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Kumi Sugaï, Flèche bleue

Kumi Sugaï Flèche bleue, 1990

View in a room Print 34.6 x 27.2 x 0.4 inch 1 remaining copy

$656

+$111 Delivery fees for United States Delivery : One to two weeks
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Kumi Sugaï, Flèche bleue
Description
  • Offered by the gallery

    Galerie STACKLR
    SEDAN - France

  • Authenticity

    Work sold with a certificate of authenticity

  • Signature

    Signed artwork

  • Medium

    Print : Lithography on paper

  • Type

    Numbered and limited to 99 copies

  • Dimensions cm | inch

    34.6 x 27.2 x 0.4 inch

  • Framing

    Black wood frame with glass

    • Tags
    • abstract

    • lithograph

Delivery

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The artwork is available for pickup from the gallery in ( Sedan, France) or can be delivered to the address of your choice within 1 to 2 weeks after validation of your order. The work is insured during transport, so it's risk-free.
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Kumi Sugaï

Kumi Sugaï

Born in: 1919

Japan

Famous artist

Kumi Sugaï (Japanese, 1919–1996) was a painter and printmaker, who moved to Paris and adopted a western style in his art. Born in Kobe to Malaysian musicians, Sugai attended the Osaka School of Fine Arts, where he learned about European painting techniques in addition to classical Japanese painting and calligraphy. In 1937, he dropped out to work as a designer at a railway company until the end of World War II. In 1952, Kumi Sugaï moved to Paris and absorbed western styles, including Abstract Expressionism, and later, Minimalism and Pop Art. At first, Sugai worked with traditional ukiyo-e woodblock techniques, using bright colors to create prints infused with contemporary western influences. In the 1960s, however, Sugai transitioned into painting and printing more geometric images of letters and traffic and directional signs. He quickly met international success, and exhibited work at the Sao Paulo Biennale, documenta at Kassel, and the Venice Biennale, as well as solo shows in New York and Tokyo. In addition to painting, Kumi Sugaï wrote essays on his artistic process and, inspired by his friend, Alberto Giacometti (Swiss, 1901–1966), translated the subject matter of some of his paintings into small sculptures. Though his work fell out of the public eye, Sugai continued to work in his geometric style for the rest of his life. Sugai died in his hometown of Kobe in 1996.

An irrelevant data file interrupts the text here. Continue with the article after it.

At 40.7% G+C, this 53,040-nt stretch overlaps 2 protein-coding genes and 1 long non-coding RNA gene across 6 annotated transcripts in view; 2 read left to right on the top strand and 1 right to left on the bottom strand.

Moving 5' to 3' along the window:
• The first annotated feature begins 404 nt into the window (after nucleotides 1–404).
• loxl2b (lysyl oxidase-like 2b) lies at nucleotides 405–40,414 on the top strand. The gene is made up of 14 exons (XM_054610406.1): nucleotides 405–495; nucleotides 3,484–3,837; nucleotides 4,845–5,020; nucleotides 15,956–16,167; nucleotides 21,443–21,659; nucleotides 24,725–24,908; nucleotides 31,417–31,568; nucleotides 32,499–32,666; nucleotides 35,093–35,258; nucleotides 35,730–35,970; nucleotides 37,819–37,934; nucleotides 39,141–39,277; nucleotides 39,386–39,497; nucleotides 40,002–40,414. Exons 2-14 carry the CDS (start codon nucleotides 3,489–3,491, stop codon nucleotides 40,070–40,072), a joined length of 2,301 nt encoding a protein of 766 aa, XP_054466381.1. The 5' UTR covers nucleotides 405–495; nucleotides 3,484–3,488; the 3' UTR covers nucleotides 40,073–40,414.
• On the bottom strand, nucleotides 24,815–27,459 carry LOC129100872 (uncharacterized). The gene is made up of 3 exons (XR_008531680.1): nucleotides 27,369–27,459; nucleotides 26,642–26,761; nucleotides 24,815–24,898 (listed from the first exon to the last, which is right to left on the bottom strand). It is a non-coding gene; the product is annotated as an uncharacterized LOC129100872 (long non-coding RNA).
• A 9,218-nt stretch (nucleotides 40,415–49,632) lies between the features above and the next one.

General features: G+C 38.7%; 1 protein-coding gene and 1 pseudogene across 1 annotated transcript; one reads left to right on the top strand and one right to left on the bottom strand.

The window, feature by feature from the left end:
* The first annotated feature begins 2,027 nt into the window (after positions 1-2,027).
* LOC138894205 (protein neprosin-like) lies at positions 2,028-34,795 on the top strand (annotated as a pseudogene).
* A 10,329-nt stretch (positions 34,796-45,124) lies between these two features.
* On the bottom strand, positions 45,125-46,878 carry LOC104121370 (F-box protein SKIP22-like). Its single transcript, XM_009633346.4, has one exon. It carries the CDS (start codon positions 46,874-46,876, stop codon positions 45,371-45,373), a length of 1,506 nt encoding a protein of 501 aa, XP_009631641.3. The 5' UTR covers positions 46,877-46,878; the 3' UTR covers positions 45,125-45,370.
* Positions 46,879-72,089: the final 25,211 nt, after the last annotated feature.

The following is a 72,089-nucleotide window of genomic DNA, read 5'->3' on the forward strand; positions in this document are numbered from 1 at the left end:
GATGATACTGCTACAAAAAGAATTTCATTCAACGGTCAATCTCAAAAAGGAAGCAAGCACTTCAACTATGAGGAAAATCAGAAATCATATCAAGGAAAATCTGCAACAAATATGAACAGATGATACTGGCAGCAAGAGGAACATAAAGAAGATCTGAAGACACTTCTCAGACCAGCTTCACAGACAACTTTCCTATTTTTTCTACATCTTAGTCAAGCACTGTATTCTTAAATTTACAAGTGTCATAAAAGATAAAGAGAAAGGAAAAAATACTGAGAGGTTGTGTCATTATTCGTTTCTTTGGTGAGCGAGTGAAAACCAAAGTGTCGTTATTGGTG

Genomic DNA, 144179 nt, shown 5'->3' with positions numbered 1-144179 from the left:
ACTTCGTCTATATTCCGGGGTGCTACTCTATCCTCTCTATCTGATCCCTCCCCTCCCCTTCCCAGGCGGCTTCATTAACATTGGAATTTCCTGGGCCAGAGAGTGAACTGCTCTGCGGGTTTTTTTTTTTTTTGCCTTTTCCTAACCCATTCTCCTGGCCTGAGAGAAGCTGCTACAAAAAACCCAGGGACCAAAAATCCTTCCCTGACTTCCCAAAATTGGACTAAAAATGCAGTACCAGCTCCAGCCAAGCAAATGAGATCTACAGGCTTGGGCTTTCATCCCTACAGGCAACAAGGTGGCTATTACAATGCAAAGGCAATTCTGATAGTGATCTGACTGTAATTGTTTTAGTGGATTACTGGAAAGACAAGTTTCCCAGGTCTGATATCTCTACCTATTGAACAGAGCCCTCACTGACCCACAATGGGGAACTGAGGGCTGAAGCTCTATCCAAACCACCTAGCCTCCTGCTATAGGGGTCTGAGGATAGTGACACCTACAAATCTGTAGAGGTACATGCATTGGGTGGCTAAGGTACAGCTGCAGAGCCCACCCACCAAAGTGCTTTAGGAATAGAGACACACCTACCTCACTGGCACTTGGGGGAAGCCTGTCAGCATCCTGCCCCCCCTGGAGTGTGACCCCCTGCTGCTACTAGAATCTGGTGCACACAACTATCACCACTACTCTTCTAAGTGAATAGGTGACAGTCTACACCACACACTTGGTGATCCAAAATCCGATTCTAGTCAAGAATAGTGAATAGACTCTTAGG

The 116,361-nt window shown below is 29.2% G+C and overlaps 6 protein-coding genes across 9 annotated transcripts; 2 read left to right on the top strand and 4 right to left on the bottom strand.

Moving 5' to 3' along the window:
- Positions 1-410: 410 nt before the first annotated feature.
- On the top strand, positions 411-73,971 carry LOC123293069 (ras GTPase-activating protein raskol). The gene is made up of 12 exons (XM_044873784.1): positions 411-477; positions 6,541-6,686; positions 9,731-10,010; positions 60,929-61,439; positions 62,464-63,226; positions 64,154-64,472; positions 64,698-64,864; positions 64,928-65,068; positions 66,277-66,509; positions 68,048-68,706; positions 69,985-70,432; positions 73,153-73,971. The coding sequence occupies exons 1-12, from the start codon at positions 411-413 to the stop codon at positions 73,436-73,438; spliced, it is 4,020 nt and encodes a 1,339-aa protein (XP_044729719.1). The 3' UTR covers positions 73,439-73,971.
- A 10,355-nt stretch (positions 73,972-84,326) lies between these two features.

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Kumi Sugaï, Flèche bleue
Kumi Sugaï, Flèche bleue

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